In a gender bias claim brought against the Township of Livingston, Michele Meade, Livington’s Township Manager, asserts that she was fired because of the Police Chief’s gender bias against working for a woman. As employers do, the Township argues that she was terminated for poor performance. Meade v. Twp. of Livingston, A-52-20 New Jersey Supreme Court, decided December 30, 2021. While the Supreme Court did not find this to be a Cat’s Paw case, they do a great job of explaining the theory of liability.
Ms. Meade was removed by Township Council in 2016 citing her performance issues, which allegedly resulted from her supervision over the Township’s Police Chief. Upon notifying Council of issues relating to the Police Chief’s performance, Ms. Meade was directed to take appropriate action to address those performance issues. One Councilmember, Michael Silverman, noted at a meeting in December 2014 that “Michele would not be having this problem if her name was Michael.” The Mayor also suggested that the Police Chief didn’t like reporting to Meade and should report to the Mayor instead. Despite the acknowledgment of the Police Chief’s gender bias issues, the Council voted to remove Meade from her position in November 2016.
After her termination, the Township conducted a search to replace her and hired a man despite the availability of female candidates. Meade was the only female manager in Livingston Township’s history and the Police Chief “voluntarily retired” following her termination. Meade sued in 2017 stating that the Township terminated her and replaced her with a male to “appease a sexist male Police Chief.”
The lower courts dismissed Meade’s claims, finding that the discrimination came from below her, not above, and hence, she could not maintain a gender bias claim against the Township. The New Jersey Supreme Court disagreed and reversed that decision, allowing Meade’s claims against Livingston to proceed.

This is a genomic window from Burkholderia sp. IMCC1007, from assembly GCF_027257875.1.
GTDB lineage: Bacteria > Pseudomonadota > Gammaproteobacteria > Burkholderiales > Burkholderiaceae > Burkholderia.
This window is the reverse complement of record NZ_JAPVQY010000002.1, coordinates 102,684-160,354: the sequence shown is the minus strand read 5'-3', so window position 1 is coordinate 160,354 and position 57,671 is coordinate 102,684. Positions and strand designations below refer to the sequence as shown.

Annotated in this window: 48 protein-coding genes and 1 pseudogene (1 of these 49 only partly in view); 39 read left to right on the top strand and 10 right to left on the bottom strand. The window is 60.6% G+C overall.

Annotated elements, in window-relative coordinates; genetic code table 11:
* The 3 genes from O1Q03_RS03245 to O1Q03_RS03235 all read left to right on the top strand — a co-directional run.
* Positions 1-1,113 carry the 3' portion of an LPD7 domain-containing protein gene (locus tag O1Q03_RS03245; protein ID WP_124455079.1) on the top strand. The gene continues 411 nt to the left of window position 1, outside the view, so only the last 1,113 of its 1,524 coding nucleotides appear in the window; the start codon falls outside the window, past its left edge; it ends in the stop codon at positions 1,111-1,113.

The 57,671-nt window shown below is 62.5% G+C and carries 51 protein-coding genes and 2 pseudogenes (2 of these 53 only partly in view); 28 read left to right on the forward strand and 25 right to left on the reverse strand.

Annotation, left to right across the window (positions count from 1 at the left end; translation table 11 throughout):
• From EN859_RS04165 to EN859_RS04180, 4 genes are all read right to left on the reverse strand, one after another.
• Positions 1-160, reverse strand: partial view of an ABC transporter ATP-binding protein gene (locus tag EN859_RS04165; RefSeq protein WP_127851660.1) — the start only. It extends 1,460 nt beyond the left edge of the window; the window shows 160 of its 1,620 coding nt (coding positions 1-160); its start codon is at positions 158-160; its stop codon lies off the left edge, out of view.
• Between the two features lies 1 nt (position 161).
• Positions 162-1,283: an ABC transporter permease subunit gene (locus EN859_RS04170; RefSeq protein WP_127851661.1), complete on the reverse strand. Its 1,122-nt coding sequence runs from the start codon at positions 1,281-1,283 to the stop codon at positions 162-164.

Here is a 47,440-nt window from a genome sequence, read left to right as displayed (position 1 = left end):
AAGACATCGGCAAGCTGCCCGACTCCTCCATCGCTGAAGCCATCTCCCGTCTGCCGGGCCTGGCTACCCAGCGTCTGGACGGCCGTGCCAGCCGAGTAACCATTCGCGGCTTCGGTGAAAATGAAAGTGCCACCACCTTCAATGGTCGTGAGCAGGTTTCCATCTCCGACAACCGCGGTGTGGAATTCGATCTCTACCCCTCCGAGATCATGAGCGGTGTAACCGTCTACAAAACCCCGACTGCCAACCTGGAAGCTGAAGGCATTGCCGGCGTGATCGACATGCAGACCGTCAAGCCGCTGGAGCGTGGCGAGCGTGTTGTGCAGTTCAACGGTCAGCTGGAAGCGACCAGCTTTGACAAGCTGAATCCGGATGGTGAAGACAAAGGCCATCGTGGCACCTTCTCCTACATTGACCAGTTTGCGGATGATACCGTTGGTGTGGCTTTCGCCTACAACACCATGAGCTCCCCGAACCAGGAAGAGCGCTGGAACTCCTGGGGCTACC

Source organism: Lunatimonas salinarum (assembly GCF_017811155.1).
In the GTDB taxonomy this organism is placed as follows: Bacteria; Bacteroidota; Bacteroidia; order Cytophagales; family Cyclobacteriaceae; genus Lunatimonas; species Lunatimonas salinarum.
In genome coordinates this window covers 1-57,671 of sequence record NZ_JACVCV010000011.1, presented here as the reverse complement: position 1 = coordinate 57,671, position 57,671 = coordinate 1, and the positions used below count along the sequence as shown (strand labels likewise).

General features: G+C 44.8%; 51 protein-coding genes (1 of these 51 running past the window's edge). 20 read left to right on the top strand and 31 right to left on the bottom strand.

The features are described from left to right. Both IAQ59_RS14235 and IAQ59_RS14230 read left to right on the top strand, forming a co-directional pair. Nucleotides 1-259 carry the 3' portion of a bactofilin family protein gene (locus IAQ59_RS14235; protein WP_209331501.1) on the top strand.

So, Why is this Case Noteworthy?
The Supreme Court found that a reasonable jury could find that the alleged performance issues raised against Meade, arising from her failure to properly manage the Police Chief, were because of his gender bias, and further, that her termination and replacement with a male manager, was prima facie evidence of gender bias.
The New Jersey Supreme Court discusses the “Cat’s Paw” theory of liability here. While they find that this is not a Cat’s Paw case, the Supreme Court explained that principle as “a situation in which a biased subordinate, who lacks decision making power, uses the formal decision maker as a dupe in a deliberate scheme to trigger a discriminatory employment action.” Quite often, an employer will use a “decision maker” who fits the same protected category (race, age, gender) to claim that the termination decision could not have possibly been discriminatory because it was done by someone within the same classification. You may see a different manager being brought in to handle the termination. You may be told that the decision to terminate was taken by someone who had nothing to do with your job responsibilities and had no oversight over your performance. These should serve as red flags to you. Out of the ordinary behavior is usually an indicator that the employer realizes that they have some exposure in their termination decision and are trying their best to diffuse your arguments even prior to the termination event. While it’s a nice try by the company’s attorney, the Cat’s Paw Theory of liability allows your claim to proceed.
The Bottomline: If you start to see changes in your reporting structure as the discrimination, harassment, retaliation fact pattern is unfolding or as you are being written up for alleged performance issues, it’s time to consult an attorney.